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L'înformâtion et les sèrvices publyis pouor I'Île dé Jèrri

Housing for people with 'registered' status

​​Applying for a registration card when you move to Jersey

You will need to apply for a registration card if you:

  • move here

  • enter into a lease

  • start a job

In any event, you must apply for a card within three months of arriving in Jersey.

You are most likely to be given the residential status of ‘registered’ when you get your card, unless you qualify under an alternative status.

Being ‘registered’ entitles you to live in certain types of accommodation, which are explained on this page.

Where you can live in Jersey as a ‘registered’ person

Lodging accommodation

As a ‘registered’ person you are permitted to live in lodging accommodation. You must show your registration card and photo ID to the lodging accommodation keeper.

If you live in a self-contained unit (which contains a living and sleeping area, kitchen and bathroom), you should have a lease agreement. 
 
If your facilities are shared, then you do not need a registration card, and you are not deemed to be a tenant. This means that you do not have the same rights as a tenant, for example in relation to notice periods.
 

Moving house or job (employment and careers section)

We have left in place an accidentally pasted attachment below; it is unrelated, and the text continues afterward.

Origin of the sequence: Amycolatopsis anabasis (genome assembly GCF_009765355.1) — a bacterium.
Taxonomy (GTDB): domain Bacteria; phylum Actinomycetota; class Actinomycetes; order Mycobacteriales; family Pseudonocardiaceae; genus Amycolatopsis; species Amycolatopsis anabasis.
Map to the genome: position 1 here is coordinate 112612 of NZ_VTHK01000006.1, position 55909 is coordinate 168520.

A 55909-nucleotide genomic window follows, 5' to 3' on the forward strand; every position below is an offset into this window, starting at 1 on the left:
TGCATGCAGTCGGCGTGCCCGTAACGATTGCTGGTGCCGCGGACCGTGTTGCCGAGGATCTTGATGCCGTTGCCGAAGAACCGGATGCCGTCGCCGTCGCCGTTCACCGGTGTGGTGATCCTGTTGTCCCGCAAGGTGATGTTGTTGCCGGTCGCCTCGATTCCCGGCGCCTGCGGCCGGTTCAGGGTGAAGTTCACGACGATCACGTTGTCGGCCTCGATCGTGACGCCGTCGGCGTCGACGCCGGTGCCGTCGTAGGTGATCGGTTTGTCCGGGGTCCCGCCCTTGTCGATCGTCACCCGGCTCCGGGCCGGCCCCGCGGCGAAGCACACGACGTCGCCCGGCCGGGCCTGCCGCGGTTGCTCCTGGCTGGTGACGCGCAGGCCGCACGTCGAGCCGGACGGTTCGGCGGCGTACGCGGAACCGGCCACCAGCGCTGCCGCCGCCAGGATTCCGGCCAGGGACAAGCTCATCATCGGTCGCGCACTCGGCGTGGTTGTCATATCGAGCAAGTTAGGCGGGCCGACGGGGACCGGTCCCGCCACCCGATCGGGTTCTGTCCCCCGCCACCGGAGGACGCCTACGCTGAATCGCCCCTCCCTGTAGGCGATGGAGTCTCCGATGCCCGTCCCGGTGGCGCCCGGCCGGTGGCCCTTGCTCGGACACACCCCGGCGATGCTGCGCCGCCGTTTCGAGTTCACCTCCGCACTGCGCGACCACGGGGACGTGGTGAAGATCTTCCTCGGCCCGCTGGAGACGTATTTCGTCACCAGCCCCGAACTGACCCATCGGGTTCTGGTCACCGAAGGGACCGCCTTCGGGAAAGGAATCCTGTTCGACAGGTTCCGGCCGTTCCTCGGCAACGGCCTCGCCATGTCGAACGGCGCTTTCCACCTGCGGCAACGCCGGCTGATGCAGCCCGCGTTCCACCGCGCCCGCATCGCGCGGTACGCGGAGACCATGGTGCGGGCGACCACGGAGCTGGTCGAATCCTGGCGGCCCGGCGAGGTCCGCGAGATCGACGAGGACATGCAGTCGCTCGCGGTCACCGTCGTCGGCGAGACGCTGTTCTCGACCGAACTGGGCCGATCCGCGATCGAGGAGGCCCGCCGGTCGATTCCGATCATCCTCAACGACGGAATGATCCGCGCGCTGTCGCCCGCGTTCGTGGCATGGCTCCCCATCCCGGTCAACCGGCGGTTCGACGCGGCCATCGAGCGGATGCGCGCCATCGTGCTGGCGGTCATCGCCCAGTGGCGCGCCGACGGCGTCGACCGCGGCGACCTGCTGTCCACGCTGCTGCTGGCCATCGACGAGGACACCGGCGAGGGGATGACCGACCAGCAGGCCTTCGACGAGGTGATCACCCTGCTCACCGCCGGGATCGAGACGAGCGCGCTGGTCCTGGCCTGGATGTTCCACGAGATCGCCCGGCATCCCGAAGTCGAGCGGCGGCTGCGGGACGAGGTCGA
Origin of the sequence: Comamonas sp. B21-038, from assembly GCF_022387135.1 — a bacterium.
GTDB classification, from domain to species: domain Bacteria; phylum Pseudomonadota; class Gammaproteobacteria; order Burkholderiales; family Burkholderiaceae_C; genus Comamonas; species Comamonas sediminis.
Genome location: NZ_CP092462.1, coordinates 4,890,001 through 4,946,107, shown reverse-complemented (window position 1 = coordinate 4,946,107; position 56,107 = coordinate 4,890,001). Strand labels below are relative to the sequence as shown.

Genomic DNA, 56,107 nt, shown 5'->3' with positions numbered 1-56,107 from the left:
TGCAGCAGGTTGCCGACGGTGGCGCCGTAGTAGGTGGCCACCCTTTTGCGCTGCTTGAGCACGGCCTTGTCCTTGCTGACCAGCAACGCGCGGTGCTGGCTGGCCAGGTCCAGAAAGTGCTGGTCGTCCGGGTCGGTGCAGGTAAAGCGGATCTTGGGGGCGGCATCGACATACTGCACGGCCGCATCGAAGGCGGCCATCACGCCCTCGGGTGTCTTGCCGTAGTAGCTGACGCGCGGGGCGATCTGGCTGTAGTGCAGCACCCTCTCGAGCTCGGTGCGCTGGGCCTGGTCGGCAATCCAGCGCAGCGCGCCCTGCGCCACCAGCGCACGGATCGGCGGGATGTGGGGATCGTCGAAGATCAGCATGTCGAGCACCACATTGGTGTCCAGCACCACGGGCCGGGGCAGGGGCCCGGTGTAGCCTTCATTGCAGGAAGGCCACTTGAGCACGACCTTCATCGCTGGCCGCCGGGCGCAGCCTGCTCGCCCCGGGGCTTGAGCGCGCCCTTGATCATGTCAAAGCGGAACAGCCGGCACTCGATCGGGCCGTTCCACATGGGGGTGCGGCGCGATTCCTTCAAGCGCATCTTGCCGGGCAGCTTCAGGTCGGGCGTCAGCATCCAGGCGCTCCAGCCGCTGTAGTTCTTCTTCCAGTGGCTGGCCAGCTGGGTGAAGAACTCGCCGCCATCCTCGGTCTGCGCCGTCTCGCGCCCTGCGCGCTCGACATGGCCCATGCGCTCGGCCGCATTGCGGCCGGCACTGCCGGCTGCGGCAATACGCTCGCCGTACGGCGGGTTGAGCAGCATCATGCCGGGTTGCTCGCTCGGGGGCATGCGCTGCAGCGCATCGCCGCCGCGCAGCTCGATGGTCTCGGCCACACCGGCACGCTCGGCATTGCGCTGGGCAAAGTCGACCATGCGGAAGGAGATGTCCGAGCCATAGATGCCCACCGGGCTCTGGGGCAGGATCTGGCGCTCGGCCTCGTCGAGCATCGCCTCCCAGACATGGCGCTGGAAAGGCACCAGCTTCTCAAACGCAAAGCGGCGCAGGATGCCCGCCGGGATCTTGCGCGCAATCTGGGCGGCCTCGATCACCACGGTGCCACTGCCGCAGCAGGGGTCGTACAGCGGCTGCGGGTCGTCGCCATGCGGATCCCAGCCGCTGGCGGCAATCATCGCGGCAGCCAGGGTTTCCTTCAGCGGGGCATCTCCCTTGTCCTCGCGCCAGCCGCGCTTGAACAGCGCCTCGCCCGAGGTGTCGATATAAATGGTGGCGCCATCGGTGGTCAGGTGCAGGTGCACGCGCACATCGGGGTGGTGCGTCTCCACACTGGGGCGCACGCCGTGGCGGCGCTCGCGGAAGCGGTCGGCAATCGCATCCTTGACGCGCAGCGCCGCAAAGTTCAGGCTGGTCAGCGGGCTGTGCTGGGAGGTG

Lodging accommodation standards

We lay out minimum standards for lodging accommodation. Properties must be re-registered each year and are inspected to ensure they meet the required standards. 

Other accommodation that you are entitled to use

Anyone who comes to Jersey can live in:

  • private lodgings

  • tourist accommodation (short stay and out of season)

Private lodgings

Private lodgings are where the person providing your accommodation lives in the same property. That person can have up to five lodgers, (including children of any age).

Private lodgings are not the same as registered lodging accommodation (lodging houses). With private lodgings, there is no lease or contract between you and the person providing you with the accommodation. This is because, by law, the person providing the private lodgings to you must:

  • have 'entitled' residential status and also live in the property 

  • offer you (and each of their lodgers) a service such as cleaning

  • maintain rights to the accommodation

  • maintain the right to unrestricted access to the accommodation at all times

  • be allowed to ask you to leave the accommodation without giving you notice

The person providing the accommodation to you must not ask you to sign a lease or enter into any kind of legal contract. 

Tourist accommodation

Tourist accommodation includes:

  • hotels
  • guesthouses
  • self-catering units
  • camp sites  
Tourist accommodation is registered with the States of Jersey.

Advice and how to find accommodation

The Population Office can't become involved in disputes between landlords and tenants. These are civil matters which must be dealt with by negotiation or litigation.
 
You should contact the Citizen’s Advice Bureau if you need advice about legal disputes.

You should use private sector estate agents or agencies to find registered lodging accommodation.
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